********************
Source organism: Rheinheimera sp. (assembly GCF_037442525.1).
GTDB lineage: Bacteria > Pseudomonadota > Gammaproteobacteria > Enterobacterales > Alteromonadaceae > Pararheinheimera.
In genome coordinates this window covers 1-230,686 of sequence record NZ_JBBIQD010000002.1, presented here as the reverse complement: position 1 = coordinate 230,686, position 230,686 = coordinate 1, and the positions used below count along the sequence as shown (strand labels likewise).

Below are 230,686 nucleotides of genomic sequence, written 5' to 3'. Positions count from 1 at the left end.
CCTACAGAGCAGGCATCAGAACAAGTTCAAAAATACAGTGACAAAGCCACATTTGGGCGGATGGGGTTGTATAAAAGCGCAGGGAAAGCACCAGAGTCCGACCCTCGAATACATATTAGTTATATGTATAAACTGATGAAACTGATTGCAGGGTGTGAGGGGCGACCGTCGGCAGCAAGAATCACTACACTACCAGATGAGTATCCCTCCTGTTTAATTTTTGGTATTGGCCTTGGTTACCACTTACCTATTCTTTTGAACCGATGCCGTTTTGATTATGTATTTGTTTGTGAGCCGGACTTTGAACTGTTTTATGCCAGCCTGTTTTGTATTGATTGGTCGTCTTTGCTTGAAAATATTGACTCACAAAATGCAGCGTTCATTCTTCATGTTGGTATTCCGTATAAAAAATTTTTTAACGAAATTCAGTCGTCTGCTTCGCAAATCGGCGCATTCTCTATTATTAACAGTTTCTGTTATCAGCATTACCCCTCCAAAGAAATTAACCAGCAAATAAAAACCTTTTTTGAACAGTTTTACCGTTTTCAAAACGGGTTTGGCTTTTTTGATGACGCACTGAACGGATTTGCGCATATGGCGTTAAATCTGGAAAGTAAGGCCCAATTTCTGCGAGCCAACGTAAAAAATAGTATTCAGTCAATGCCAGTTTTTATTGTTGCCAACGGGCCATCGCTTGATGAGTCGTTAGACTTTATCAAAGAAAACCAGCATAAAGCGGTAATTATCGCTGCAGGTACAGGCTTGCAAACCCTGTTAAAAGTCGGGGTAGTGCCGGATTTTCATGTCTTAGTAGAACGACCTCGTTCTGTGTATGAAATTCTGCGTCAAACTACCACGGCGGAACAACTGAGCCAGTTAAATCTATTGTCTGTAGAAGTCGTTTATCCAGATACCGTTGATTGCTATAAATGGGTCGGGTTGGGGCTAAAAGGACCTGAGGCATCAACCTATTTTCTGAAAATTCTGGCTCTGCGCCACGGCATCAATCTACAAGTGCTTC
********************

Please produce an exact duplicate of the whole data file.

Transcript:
Source organism: Rheinheimera sp. (assembly GCF_037442525.1).
GTDB lineage: Bacteria > Pseudomonadota > Gammaproteobacteria > Enterobacterales > Alteromonadaceae > Pararheinheimera.
In genome coordinates this window covers 1-230,686 of sequence record NZ_JBBIQD010000002.1, presented here as the reverse complement: position 1 = coordinate 230,686, position 230,686 = coordinate 1, and the positions used below count along the sequence as shown (strand labels likewise).

Below are 230,686 nucleotides of genomic sequence, written 5' to 3'. Positions count from 1 at the left end.
CCTACAGAGCAGGCATCAGAACAAGTTCAAAAATACAGTGACAAAGCCACATTTGGGCGGATGGGGTTGTATAAAAGCGCAGGGAAAGCACCAGAGTCCGACCCTCGAATACATATTAGTTATATGTATAAACTGATGAAACTGATTGCAGGGTGTGAGGGGCGACCGTCGGCAGCAAGAATCACTACACTACCAGATGAGTATCCCTCCTGTTTAATTTTTGGTATTGGCCTTGGTTACCACTTACCTATTCTTTTGAACCGATGCCGTTTTGATTATGTATTTGTTTGTGAGCCGGACTTTGAACTGTTTTATGCCAGCCTGTTTTGTATTGATTGGTCGTCTTTGCTTGAAAATATTGACTCACAAAATGCAGCGTTCATTCTTCATGTTGGTATTCCGTATAAAAAATTTTTTAACGAAATTCAGTCGTCTGCTTCGCAAATCGGCGCATTCTCTATTATTAACAGTTTCTGTTATCAGCATTACCCCTCCAAAGAAATTAACCAGCAAATAAAAACCTTTTTTGAACAGTTTTACCGTTTTCAAAACGGGTTTGGCTTTTTTGATGACGCACTGAACGGATTTGCGCATATGGCGTTAAATCTGGAAAGTAAGGCCCAATTTCTGCGAGCCAACGTAAAAAATAGTATTCAGTCAATGCCAGTTTTTATTGTTGCCAACGGGCCATCGCTTGATGAGTCGTTAGACTTTATCAAAGAAAACCAGCATAAAGCGGTAATTATCGCTGCAGGTACAGGCTTGCAAACCCTGTTAAAAGTCGGGGTAGTGCCGGATTTTCATGTCTTAGTAGAACGACCTCGTTCTGTGTATGAAATTCTGCGTCAAACTACCACGGCGGAACAACTGAGCCAGTTAAATCTATTGTCTGTAGAAGTCGTTTATCCAGATACCGTTGATTGCTATAAATGGGTCGGGTTGGGGCTAAAAGGACCTGAGGCATCAACCTATTTTCTGAAAATTCTGGCTCTGCGCCACGGCATCAATCTACAAGTGCTTC